August 16, 2012 By Andy Blumenthal
I am an avid follower of everything technology and trends, but am tired of hearing about cloud, mobile, and social computing.
It's time to get over it with the agenda of the past and get on with it with the future of technology.
Here is my "Technology Forecast 2013" with the top 8 trends I see going forward:
1) Service Provision--Cost-cutting and consolidation into the cloud is a wonderful idea and it has had it's time, but the future will follow consumer products, where one flavor does not fit all, and we need to have globalization with a local flavor to provide for distinct customer requirements and service differentiators, as well as classified, proprietary and private systems and information.
2) Service Delivery--Mobile is here and the iPhone is supreme, but the future belongs to those that deliver services not only to remote devices, but in wearable, implantable, and even human augmentation.
3) Human Interaction--Social computing epitomized by Facebook, Twitter, LinkedIn, and many more is a cool way in interact with others virtually, but wall posts, email, and chats are getting cliche--next up conjoining with others with capabilities such as telepathic communication, mind melding collaboration, and even virtual sex for the outlandish.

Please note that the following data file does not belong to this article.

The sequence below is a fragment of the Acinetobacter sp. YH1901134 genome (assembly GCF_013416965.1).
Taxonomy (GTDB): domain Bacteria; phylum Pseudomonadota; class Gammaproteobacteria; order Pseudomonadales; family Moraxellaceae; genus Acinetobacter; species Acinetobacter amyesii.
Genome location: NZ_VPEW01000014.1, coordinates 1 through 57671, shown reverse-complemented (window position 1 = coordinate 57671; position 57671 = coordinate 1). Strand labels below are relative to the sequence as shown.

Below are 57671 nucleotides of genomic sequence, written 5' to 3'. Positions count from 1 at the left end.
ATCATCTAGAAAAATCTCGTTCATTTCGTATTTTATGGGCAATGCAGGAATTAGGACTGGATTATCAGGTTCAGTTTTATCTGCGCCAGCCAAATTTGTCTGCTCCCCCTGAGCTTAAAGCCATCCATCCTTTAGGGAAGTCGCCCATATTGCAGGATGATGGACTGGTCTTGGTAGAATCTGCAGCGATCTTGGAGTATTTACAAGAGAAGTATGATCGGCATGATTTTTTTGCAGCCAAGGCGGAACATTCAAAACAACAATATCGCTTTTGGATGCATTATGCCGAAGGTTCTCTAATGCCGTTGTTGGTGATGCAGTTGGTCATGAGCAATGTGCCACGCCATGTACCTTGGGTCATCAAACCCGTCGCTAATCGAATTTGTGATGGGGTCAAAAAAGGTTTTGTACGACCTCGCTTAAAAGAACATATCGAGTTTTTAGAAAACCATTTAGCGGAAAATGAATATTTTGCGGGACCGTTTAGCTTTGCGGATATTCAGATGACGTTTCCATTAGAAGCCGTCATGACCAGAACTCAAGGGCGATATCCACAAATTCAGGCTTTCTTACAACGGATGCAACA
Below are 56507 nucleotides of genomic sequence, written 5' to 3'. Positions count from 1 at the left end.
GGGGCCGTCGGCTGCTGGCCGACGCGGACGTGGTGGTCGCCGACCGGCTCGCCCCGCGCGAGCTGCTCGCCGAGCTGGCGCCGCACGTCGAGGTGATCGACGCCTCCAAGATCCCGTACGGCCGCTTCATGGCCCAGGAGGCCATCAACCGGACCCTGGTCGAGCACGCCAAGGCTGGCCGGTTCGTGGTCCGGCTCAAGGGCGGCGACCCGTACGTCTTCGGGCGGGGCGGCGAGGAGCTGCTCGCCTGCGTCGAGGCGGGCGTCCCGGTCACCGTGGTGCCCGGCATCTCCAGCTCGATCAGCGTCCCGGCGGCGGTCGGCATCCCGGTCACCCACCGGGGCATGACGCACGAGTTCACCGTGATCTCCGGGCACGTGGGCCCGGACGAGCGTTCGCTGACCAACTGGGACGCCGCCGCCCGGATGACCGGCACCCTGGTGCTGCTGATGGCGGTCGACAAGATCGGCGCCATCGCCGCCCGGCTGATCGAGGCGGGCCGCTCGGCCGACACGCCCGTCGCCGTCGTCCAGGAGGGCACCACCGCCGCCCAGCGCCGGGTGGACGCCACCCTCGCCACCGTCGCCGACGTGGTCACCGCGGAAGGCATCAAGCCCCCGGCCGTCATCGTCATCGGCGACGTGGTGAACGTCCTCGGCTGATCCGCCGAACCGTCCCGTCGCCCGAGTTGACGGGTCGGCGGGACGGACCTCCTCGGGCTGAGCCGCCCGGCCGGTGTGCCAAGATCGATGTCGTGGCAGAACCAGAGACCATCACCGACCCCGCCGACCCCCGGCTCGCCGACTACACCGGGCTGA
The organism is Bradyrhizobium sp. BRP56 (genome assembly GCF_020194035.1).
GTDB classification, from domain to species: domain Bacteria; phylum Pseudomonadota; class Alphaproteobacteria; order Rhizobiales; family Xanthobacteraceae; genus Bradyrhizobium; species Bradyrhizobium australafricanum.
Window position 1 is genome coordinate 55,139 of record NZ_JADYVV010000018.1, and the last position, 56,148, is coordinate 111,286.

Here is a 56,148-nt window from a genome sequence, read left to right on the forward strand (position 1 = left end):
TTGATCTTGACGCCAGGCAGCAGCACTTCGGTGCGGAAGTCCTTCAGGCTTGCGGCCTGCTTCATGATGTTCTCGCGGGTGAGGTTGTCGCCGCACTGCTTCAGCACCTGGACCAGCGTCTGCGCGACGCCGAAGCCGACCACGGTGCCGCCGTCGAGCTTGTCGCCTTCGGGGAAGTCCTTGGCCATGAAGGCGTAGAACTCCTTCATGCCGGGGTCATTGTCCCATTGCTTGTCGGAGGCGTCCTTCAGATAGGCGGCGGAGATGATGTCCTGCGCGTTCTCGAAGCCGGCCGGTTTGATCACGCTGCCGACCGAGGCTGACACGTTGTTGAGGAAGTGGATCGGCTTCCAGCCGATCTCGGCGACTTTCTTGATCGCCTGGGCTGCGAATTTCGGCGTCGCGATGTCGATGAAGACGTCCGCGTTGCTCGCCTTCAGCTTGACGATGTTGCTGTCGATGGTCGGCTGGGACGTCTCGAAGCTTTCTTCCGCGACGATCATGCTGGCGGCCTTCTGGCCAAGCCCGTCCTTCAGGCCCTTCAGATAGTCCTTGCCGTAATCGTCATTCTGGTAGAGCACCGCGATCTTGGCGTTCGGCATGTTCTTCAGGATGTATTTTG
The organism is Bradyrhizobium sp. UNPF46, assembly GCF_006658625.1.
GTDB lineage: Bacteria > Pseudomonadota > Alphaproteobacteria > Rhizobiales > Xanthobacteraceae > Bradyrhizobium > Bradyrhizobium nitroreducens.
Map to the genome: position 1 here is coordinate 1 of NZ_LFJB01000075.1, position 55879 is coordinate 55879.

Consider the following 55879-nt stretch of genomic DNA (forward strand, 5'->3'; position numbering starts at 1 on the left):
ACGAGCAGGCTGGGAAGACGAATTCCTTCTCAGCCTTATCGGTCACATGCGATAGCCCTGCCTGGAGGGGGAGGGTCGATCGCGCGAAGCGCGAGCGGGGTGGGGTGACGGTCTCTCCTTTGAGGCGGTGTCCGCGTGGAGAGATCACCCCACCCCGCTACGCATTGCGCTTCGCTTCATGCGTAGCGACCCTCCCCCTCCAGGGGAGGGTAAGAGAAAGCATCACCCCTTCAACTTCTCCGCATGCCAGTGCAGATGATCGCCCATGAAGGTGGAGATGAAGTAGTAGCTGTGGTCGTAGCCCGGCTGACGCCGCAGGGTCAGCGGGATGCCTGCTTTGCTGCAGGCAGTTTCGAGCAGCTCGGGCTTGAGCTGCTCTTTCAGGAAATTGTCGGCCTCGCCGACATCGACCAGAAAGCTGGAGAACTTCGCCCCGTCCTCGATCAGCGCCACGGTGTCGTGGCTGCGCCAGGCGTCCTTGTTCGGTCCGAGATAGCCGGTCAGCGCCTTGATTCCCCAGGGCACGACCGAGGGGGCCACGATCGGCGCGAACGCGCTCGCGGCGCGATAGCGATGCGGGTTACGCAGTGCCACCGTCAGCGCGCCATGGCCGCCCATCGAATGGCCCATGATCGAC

4) Robotics and Artificial Intelligence--With something like 10,000 drones flying the friendly and not-so friendly skies and even drones that autonomously land on aircraft carriers, the next robot is coming to the ground near you--drones will become (an)droids and will eventually have the AI to become part of our everyday society.
5) Service Assurance--Enough playing defense with a sprinkling of offense against our worst enemies--it's past time to move from trying to stop-gap infiltrators and do damage control once we've been robbed blind, and instead move to a hunter-killer mentality and capability--the price of being a bad boy on the Internet goes way up and happens in realtime.
6) Data Analytics--Big data isn't a solution, it's the problem. The solution is not snapshot pretty graphics, but realtime augmented reality--where data is ingrained in everything and transparent realtime--and this becomes part of our moment-by-moment decision processes.
7) Biotechnology--Biometrics sounds real cool--and you get a free palm reading at the same time, but the real game changer here is not reading people's bio signatures, but in creating new ones--with not only medical cures, but also new bio-technological capabilities.